Conservation International has described as decisive and bold an announcement by the Fijian Government to commit eight percent of Fiji’s ocean, all located within the Lau seascape, to marine protection by 2024.
In welcoming the announcement, Conservation International’s Senior Director, Pacific Region, Susana Waqainabete-Tuisese said the announcement by Fiji’s Prime Minister Voreqe Bainimarama at the recent United Nations Ocean Conference in Lisbon “signifies the collective will of Pacific peoples and their governments to protect and sustainably manage their oceans at all costs, against the impacts of climate change.”
Waqainabete-Tuisese said that while the commitment aligns with the nation’s goal to protect 30 percent and sustainably manage 100 percent of their ocean by 2030, it also comes as great news for the customary leaders of Lau who in the face of threats to their environment and culture, with the support of government and partners, since 2013 committed to protecting their ocean home for current and future generations via the Lau Seascape Initiative.
“The Lau Seascape is the most remote island group in Fiji, home to remarkable biodiversity and stunning ecosystems that provide food, cultural value, and livelihoods for its 9,600 inhabitants,” Waqainabete-Tuisese.
“By applying the seascape approach to the Province of Lau, Fiji will effectively manage 30 percent of its marine area of 335,000 square kilometers, creating over 100,000 square kilometers of marine protected areas. Once established, these marine protected areas will provide Fiji and the world with a proof of concept – demonstrating how protecting 30% and sustainably managing 100% of an ocean area can benefit local livelihoods, increase resilience to climate change, safeguard biodiversity, and strengthen the economy.”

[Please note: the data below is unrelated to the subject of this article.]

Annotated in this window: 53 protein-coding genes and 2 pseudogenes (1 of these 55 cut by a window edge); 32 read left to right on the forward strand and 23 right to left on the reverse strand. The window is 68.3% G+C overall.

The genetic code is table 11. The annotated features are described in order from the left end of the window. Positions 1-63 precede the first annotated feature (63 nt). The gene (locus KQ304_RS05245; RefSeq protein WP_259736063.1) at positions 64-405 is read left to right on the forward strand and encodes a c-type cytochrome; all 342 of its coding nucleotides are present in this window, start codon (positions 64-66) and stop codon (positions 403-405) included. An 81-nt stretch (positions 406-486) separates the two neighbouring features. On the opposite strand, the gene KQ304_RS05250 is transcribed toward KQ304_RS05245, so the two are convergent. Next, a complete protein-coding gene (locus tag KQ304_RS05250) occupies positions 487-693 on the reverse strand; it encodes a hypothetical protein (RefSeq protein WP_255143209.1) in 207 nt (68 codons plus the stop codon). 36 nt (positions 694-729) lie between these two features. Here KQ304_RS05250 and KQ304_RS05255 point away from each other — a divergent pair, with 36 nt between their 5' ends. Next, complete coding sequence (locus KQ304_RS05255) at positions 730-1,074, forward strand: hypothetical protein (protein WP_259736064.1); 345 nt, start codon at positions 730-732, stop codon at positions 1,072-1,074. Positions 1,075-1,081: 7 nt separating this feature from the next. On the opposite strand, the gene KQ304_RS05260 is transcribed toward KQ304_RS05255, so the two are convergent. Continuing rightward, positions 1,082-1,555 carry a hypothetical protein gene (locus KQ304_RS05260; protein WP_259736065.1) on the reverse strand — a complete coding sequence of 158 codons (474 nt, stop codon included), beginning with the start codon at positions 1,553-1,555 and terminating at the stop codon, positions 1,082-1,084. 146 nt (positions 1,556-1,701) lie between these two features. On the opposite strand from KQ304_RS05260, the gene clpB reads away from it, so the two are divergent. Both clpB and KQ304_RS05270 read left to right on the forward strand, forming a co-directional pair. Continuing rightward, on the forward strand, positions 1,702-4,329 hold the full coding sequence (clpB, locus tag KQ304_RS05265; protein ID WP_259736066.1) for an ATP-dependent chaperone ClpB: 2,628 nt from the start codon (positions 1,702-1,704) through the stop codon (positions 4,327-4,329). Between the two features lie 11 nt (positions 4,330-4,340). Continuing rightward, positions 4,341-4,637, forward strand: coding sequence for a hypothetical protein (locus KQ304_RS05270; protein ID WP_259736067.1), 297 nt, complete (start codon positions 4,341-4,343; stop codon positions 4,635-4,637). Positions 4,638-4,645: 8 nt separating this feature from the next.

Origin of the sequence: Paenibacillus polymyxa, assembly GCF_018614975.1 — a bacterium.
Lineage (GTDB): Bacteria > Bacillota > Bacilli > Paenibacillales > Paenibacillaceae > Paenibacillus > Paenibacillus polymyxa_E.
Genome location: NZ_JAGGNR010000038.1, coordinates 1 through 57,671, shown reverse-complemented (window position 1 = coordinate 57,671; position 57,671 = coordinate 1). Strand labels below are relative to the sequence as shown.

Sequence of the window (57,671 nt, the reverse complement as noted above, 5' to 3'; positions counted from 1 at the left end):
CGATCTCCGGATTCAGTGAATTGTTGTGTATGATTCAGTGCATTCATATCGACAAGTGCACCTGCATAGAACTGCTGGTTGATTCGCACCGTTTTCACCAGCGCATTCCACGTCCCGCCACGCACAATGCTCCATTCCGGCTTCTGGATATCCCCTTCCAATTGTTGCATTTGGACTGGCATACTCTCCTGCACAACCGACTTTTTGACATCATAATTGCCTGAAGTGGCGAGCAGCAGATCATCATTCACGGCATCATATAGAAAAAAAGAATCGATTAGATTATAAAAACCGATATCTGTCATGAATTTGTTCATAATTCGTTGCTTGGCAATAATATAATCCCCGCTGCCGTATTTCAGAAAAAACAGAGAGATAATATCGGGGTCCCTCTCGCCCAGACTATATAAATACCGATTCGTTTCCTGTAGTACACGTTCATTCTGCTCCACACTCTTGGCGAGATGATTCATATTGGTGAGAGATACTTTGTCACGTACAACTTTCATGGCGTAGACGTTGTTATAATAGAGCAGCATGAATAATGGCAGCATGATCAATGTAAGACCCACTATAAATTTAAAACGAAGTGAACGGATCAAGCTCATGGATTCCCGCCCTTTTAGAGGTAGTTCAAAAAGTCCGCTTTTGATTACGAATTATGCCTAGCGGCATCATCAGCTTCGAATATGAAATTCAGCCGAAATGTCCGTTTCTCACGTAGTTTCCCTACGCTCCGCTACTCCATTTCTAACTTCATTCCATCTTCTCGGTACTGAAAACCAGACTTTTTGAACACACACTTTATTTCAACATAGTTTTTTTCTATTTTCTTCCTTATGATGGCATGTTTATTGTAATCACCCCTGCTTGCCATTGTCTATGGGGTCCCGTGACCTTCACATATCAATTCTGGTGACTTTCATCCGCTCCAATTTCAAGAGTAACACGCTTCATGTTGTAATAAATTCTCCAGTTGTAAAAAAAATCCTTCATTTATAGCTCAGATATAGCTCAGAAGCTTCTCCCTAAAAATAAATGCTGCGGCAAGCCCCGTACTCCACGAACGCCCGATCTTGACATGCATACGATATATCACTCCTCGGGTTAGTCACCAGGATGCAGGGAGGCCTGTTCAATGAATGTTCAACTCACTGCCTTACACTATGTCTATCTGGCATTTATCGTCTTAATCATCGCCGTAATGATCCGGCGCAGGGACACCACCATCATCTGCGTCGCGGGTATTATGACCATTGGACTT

The Blue Nature Alliance has supported the Lau Seascape Initiative as the alliance’s first investment site.
Waqainabete-Tuisese says that Lau is an inspiration and example as solutions are sought to the urgent climate and biodiversity crisis.
“We must help secure vital support and financing mechanisms to implement such bold vision and we must do it now – at a time our ocean needs it most.”
Photo: A turtle making its way to the ocean from the sand cay at Duff Reef Vanuabalavu in Lau which was declared a marine sanctuary under the Lau Seascape Initiative in November 2020. Courtesy of: Conservation International